I graduated from High School on a Memorial Day Sunday. The weekend, like most of my graduations, was a blur of activities. Strangely, what I remember most was the dogs running away. Smokey Joe and Lucy Patty decided that they needed some alone time and took off. So in between parties and other activities we were searching for the two.
It was one of those things that could have ruined what would have otherwise been a really nice time. But Smokey had this tendency, and since he was joined by Lucy these trips got longer, and they always turned up. And eventually they did. I could not help but laugh when I sat down to write this week’s letter and that was the first thing that popped into my mind!
But I think when I think of Memorial Day I think there is something iconic that is connected to the fear of something bad happening to the family dogs and trying to continue to live. In 2011 I bid farewell to my dog Calvin. Calvin had been with me since I had started in the ministry; well, technically beforehand. She was not just a companion and a friend, she had a very important job: to keep me alert while driving. At the time I got her, I was serving a yoked parish in North Carolina where the churches were an hour apart.
She did her job and then some. She also never ran away! Though she played me often running just so far that I could not catch her but not far enough that I could not see her. She loved that game, I did not. When Calvin died it was at a streak of a lot of people who passed that I dearly loved. As a pastor, when people allow, you can get very close to members and over the year-and-a-half prior to Calvin dying, I had lost the largest number of members I ever had to death, many times while sitting at their bedsides or consoling their families.
Every time someone died I felt the pain and that gut-wrenching feeling that overwhelmed me. Thankfully, I had a role and a job, and I dutifully followed and most of the time even made it through services without crying, a skill that, for the record gets harder, not easier with age. When Calvin died, I was numb, more than any surgery or anything that I had ever felt before.
I called up a counselor friend and asked what I should make of the fact that I was grieving so much for my dog, and this is what he said: “You are grieving for Calvin, but you’re also grieving for a lot of other things including everything and everyone you have lost before, and because we’re not taught to grieve we really don’t deal with it well.” He went on, but I immediately understood what he was saying. Often we are taught to grieve and move on. Unfortunately, that means that often we are left hollow inside and sometimes even afraid of accepting the loss and death itself.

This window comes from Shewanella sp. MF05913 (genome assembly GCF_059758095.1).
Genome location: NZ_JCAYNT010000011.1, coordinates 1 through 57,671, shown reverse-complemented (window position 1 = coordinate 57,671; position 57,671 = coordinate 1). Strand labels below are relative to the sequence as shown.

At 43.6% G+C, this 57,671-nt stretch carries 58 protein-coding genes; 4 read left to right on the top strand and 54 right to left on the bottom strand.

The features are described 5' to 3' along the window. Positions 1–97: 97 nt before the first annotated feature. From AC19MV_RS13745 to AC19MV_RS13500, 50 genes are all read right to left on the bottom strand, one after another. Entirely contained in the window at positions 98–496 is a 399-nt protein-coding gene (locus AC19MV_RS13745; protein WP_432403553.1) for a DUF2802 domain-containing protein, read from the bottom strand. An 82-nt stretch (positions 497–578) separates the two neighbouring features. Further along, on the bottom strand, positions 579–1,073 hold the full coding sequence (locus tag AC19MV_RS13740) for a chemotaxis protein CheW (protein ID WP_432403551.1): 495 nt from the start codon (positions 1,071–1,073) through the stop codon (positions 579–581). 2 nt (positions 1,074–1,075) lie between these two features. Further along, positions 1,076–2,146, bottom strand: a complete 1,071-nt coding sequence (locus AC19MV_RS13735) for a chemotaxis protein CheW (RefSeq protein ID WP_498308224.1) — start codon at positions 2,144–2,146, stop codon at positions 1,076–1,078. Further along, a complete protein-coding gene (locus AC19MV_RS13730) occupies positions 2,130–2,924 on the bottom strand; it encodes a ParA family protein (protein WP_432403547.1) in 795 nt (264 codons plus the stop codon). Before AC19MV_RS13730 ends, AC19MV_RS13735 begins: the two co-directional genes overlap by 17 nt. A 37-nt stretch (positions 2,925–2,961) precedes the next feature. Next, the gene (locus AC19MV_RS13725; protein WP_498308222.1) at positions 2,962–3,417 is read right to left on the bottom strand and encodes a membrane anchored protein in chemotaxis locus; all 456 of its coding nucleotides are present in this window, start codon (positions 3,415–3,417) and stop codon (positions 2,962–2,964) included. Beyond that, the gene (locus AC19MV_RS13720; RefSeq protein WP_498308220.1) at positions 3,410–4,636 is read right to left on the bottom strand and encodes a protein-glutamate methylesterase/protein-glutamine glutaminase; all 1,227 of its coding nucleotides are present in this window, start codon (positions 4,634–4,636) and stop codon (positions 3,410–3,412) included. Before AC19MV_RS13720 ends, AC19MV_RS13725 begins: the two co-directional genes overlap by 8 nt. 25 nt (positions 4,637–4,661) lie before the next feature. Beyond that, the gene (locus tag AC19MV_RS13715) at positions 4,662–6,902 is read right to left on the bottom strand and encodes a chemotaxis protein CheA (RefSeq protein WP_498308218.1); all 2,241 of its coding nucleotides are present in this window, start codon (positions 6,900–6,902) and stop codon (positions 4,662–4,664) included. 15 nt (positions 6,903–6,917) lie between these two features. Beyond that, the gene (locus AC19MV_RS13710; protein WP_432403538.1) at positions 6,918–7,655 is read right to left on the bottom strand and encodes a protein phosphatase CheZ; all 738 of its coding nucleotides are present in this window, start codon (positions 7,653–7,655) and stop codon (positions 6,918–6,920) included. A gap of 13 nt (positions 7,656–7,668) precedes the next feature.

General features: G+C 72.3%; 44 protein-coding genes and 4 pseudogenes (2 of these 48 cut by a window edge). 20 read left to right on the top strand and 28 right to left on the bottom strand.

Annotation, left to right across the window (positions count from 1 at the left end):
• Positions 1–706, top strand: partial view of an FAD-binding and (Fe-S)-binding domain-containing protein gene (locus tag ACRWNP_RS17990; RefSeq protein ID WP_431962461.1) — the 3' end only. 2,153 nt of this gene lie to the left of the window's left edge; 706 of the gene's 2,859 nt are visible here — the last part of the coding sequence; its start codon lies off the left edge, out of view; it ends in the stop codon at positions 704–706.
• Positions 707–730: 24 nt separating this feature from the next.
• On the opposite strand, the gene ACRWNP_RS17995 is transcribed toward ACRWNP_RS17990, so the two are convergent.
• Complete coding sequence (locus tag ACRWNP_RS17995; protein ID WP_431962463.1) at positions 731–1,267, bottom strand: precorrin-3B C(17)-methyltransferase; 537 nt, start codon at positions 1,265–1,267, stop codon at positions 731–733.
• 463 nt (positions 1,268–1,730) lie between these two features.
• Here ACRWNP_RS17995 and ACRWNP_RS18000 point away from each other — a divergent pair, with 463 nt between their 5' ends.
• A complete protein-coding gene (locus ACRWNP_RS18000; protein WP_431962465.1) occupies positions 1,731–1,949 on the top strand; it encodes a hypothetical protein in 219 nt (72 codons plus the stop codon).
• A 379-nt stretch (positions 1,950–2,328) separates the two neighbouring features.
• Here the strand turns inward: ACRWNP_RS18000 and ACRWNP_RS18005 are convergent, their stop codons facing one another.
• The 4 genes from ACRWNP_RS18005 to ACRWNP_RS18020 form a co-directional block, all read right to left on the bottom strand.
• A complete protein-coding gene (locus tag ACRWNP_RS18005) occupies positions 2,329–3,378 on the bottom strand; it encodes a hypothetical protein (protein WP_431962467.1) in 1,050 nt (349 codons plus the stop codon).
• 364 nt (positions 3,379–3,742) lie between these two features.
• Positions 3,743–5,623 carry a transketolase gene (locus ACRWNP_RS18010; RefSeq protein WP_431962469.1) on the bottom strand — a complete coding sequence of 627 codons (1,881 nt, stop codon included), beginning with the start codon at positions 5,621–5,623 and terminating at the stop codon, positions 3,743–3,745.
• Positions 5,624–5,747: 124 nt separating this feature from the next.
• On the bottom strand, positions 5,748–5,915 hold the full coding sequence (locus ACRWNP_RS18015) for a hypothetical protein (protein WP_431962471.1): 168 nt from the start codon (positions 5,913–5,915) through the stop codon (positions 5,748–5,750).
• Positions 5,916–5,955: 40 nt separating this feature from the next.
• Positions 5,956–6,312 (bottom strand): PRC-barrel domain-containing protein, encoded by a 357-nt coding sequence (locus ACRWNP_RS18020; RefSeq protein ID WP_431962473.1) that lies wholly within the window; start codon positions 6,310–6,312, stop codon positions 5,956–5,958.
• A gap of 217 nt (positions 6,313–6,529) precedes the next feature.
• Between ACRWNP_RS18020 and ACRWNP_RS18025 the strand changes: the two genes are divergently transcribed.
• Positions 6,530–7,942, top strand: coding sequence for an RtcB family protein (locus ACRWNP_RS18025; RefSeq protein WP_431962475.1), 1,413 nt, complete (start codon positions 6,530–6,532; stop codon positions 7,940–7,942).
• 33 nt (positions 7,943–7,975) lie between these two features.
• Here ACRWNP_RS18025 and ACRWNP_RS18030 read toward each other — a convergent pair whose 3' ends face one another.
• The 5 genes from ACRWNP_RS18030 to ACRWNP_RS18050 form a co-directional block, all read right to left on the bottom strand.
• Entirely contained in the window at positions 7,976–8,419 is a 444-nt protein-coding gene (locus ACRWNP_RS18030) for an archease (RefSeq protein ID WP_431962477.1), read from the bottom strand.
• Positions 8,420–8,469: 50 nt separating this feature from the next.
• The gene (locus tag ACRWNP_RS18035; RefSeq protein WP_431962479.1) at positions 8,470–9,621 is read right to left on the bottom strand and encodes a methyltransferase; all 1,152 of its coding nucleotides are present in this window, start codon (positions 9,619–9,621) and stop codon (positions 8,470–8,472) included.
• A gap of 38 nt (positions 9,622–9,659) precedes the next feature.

This brings us back to Memorial Day. Originally it was a day to remember the lives lost in the Civil War (then called Decoration Day). Its purpose was to allow people to remember the lives of those who were lost at war. Later becoming Memorial Day, it is set aside to remember all of the military who have died while serving. However, today while many have forgotten any connection to the loss of life, others, especially in the the Christian community, make it to be a day like All Saints Day when we are called to remember all who we have lost, remembering the meaning of their lives.
I think this is a good thing, because it is important for us to remember those who have come before us. Especially the sacrifices they have made so that we can have the lives we have. But more than that it is important to remember the important people in our lives, because they are all a part of who we are, both good and bad.
Thinking back to that Memorial Day, I feared the loss of my dogs, but I was well into college by the time they actually passed. I miss them, granted, but not in the way that I miss Calvin, and definitely not in the way that I miss all of the saints who have touched my life. When my Grandmother died last year it was hard for me to adjust, made more difficult in many ways by various situations. What was easy was the attempts to block it out, but that only served to cause other problems. Since the beginning of this year I have spent time thinking and continually giving prayer of thanksgiving as I remember her life, and the lives of all who I have lost.
Interestingly, as I have brought these people back into my life I find that I am not as sad, but I am joyful for the role and witness they all played, especially the ones I was closest to. This Memorial Day I will ask that you take a moment for yourself and remember the important lives of those you’ve lost. Let yourself cry, let yourself laugh, and most importantly remember the importance of their lives by accepting them back into yours.
Rev. Dr. Bryan James Franzen